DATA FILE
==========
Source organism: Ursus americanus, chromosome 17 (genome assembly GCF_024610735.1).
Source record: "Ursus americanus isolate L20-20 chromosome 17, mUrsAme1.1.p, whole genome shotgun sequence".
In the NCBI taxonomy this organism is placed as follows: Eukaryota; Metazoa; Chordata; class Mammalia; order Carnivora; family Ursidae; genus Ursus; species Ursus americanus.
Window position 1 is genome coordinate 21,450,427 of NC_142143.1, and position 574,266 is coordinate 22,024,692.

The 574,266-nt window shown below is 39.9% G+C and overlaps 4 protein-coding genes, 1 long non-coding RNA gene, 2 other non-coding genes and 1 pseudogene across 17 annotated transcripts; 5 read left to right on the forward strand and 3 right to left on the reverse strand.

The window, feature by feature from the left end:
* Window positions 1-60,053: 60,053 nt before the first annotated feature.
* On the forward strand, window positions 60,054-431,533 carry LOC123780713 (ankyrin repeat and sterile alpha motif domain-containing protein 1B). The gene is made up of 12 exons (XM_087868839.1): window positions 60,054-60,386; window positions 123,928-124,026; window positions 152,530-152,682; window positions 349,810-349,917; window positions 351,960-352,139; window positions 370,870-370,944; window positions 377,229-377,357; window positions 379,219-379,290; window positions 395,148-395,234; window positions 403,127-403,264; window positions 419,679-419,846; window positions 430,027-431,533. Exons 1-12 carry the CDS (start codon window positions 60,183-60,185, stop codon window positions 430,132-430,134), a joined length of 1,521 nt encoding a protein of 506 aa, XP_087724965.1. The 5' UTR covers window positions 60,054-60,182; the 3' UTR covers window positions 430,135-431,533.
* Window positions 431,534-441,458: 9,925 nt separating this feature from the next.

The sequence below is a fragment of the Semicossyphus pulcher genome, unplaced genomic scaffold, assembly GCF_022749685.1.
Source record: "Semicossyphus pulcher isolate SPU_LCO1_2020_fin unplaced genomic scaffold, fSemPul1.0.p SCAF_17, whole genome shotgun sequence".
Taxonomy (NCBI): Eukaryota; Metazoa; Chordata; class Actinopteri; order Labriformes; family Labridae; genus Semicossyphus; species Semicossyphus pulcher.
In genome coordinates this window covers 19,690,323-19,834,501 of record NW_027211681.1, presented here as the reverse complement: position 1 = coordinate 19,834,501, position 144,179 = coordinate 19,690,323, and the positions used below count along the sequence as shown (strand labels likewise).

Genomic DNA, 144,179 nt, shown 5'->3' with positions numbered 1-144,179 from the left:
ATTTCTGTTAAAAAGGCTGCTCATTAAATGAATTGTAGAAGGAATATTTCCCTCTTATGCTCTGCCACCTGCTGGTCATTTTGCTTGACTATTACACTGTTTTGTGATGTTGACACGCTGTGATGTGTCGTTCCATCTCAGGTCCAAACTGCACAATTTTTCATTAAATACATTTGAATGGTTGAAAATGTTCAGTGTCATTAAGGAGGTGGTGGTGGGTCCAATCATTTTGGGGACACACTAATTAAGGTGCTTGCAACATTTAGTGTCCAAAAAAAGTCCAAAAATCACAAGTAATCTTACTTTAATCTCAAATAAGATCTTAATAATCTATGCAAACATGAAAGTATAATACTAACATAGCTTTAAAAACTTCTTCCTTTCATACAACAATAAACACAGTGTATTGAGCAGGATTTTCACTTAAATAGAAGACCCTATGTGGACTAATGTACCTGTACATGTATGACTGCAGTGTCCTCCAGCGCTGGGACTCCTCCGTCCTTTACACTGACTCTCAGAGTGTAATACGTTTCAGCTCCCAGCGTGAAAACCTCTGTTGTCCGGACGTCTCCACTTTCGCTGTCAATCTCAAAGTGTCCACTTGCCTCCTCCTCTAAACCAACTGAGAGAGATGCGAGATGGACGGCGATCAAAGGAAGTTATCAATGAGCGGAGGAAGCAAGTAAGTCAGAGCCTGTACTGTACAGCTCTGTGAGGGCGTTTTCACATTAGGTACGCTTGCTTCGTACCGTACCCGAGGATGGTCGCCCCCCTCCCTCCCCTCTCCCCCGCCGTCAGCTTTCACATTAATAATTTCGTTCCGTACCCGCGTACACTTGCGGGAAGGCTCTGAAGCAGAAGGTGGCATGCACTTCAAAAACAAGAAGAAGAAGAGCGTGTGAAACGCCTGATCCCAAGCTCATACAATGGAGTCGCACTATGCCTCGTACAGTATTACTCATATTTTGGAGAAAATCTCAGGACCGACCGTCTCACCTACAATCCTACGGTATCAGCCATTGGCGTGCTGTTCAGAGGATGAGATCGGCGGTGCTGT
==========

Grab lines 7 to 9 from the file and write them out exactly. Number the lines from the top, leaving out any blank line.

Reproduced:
* Window positions 1-60,053: 60,053 nt before the first annotated feature.
* On the forward strand, window positions 60,054-431,533 carry LOC123780713 (ankyrin repeat and sterile alpha motif domain-containing protein 1B). The gene is made up of 12 exons (XM_087868839.1): window positions 60,054-60,386; window positions 123,928-124,026; window positions 152,530-152,682; window positions 349,810-349,917; window positions 351,960-352,139; window positions 370,870-370,944; window positions 377,229-377,357; window positions 379,219-379,290; window positions 395,148-395,234; window positions 403,127-403,264; window positions 419,679-419,846; window positions 430,027-431,533. Exons 1-12 carry the CDS (start codon window positions 60,183-60,185, stop codon window positions 430,132-430,134), a joined length of 1,521 nt encoding a protein of 506 aa, XP_087724965.1. The 5' UTR covers window positions 60,054-60,182; the 3' UTR covers window positions 430,135-431,533.
* Window positions 431,534-441,458: 9,925 nt separating this feature from the next.